At present, the Faculty of Science of Charles University boasts a herbarium containing almost 2.5 million items. “Such herbaria (or collections of pressed and dried plant or flower samples) are living archives of plant biodiversity,” says botanist Patrik Mráz – responsible for the collection.
It probably won't come as a suprise that when he goes on holiday, the associate professor usually takes a plant press along to flatten and dry field samples for easy storage. Mráz displayed an interest in botany at an early age and to this day still has his first book of pressed specimens from grade three, remembering where each item was found on walks with his father. Today, his office at CU is stacked from floor to ceiling with files, many housing unique contents. The herbarium he oversees is among the largest and oldest in the world. The rarest samples in the collection date as far back as the late 18th century!
Larvae: The bane of all herbaria
“Yes, it's a paradox. Although the plants are dried, the archive is brought to life by people who keep studying them and need them for their scientific work,” the botanist tells Forum, confirming that there is extensive interest from well beyond the Czech Republic or neighbouring Slovakia, but from all over the world. “We can enrich each other with information on a given herbarium item. Often individual items are described by someone other than the person who collected the plant. In this way, we often discover new connections,” the botanist explains.
Before the individual plant samples become part of the university collection, they are pressed, dried, glued and labelled, indicating the time and place they were found. The complete drying and pressing process takes five to six days, carried out at a temperature of approximately 40 degrees Celsius for a period of two hours, during which the drying equipment is switched on at regular intervals. This allows the plants to retain important characteristics. These can survive even 200 years! That is, if the plants are not attacked by the greatest enemy of herbarium collections: larvae. To prevent infestation, botanists freeze items at minus eighteen degrees for two weeks before they are stored.
Pressed plants are next glued, often by temp workers helping out in the botany department. Their task is to assemble the items: glue them onto a sheet, attach a barcode under which the item is loaded into a database and thus becomes part of the herbarium. The international acronym of the herbarium is also part of the barcode. In the case of university collections, this is the acronym PRC, which is registered in the international Index Herbariorum, bringing together about three thousand herbaria, of which 54 are in the Czech Republic. The individual items are also scanned digitally.
The ordering of samples follows the same procedure as the Royal Botanic Gardens at Kew. The herbarium collection there was founded in 1853 and remain one of the most important centres of botanical research in the world, currently containing over seven million items, including the personal collections of famous British naturalists including Charles Darwin, Joseph D. Hooker and David Livingstone.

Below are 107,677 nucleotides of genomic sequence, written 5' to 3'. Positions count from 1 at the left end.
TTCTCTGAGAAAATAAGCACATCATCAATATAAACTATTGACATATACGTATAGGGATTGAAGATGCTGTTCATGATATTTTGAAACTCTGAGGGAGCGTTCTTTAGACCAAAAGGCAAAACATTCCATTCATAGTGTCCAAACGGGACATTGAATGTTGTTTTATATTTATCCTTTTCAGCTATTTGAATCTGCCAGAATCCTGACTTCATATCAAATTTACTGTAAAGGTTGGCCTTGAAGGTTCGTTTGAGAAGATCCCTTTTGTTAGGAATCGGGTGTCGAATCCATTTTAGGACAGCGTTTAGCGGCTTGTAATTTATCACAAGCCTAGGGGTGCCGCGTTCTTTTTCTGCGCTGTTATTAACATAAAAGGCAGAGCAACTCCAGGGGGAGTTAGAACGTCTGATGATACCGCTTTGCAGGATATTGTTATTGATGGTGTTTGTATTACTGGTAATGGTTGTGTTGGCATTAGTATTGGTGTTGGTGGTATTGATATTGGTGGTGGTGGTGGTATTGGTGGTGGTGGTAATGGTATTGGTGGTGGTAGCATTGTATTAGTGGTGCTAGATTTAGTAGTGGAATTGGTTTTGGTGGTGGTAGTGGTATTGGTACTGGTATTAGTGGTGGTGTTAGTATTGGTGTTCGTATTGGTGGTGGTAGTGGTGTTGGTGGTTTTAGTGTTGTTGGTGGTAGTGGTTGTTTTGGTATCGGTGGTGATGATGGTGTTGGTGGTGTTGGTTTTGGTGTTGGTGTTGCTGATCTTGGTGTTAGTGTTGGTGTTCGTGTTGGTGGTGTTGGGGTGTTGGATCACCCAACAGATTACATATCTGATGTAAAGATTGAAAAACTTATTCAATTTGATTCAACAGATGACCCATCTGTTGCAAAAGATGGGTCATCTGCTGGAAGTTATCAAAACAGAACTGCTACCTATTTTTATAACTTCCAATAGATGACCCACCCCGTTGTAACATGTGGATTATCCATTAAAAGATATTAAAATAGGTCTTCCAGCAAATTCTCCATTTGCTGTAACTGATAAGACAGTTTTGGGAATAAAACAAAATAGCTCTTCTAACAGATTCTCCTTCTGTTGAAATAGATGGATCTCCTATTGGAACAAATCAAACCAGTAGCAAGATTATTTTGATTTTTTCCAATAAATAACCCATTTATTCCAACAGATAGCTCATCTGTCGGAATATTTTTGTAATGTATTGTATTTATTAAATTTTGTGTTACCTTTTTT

Part of the collection is liquid-preserved
Currently, the collection of the Faculty of Science of Charles University boasts almost 2.5 million items, with vascular plants being the most numerous - approximately two million. Another large group consists of non-vascular plants (bryophytes), but also fungi and lichens, and there is also a collection of algae. In terms of size and age, the local herbarium is one of the ten most important in the world, which are managed by university departments. Perhaps surprisingly to the layperson, some five thousand plant samples are liquid preserved.
As a purely scientific collection, access to it is only open to the professional public. “If you come to us with a specific goal in mind and request access, or if a student is interested, then you will receive the necessary training. We often let school groups see the collections as well,” says botanist Mráz. The only limiting factor is the more cramped space; the construction of a new campus at Albertov in Prague, home to the Faculty of Science, would be a welcome relief for the Herbarium, it is clear.
“We boast that ours is the oldest and largest herbarium collection in the Czech Republic,” says Patrik Mráz with a wry smile. The jewel of the collection is that of Thaddeus Haenke (botanist, physician, ethnographer, cartographer, geologist, traveller and explorer; lived from 1761 to 1816) from both American continents and the Philippines. “The twists and turns in his life would make a great Hollywood movie! He travelled then with an imperial recommendation and a promise to return and further research on the material he had obtained. In the end, he stayed in America and died there under unexplained circumstances," Mráz explains the fate of the prominent German-speaking botanist, a native of Bohemia. In America, Haenke joined the expedition of the Italian seafarer Alessandro Malaspina and collected an enormous amount of material. It was he who first documented the world's largest aquatic plant, the Victoria - and also the world's largest tree: the giant sequoia.
|Associate Professor Patrik Mráz|
|As a boy, he spent a lot of time in nature with his brother and father, enjoying botany and zoology. He graduated from the Faculty of Science of the Pavol Jozef Šafárik University in Košice. He completed his doctoral studies in botany at the Slovak Academy of Sciences (SAV) under the supervision of Professor Karol Marhold. As a postdoc, he obtained a two-year position at the University of Grenoble in France. After five years in Fribourg, Switzerland, he was offered by his former supervisor a vacant position in the Herbarium Collection of the Faculty of Science of Charles University. He has been working there since 2013.|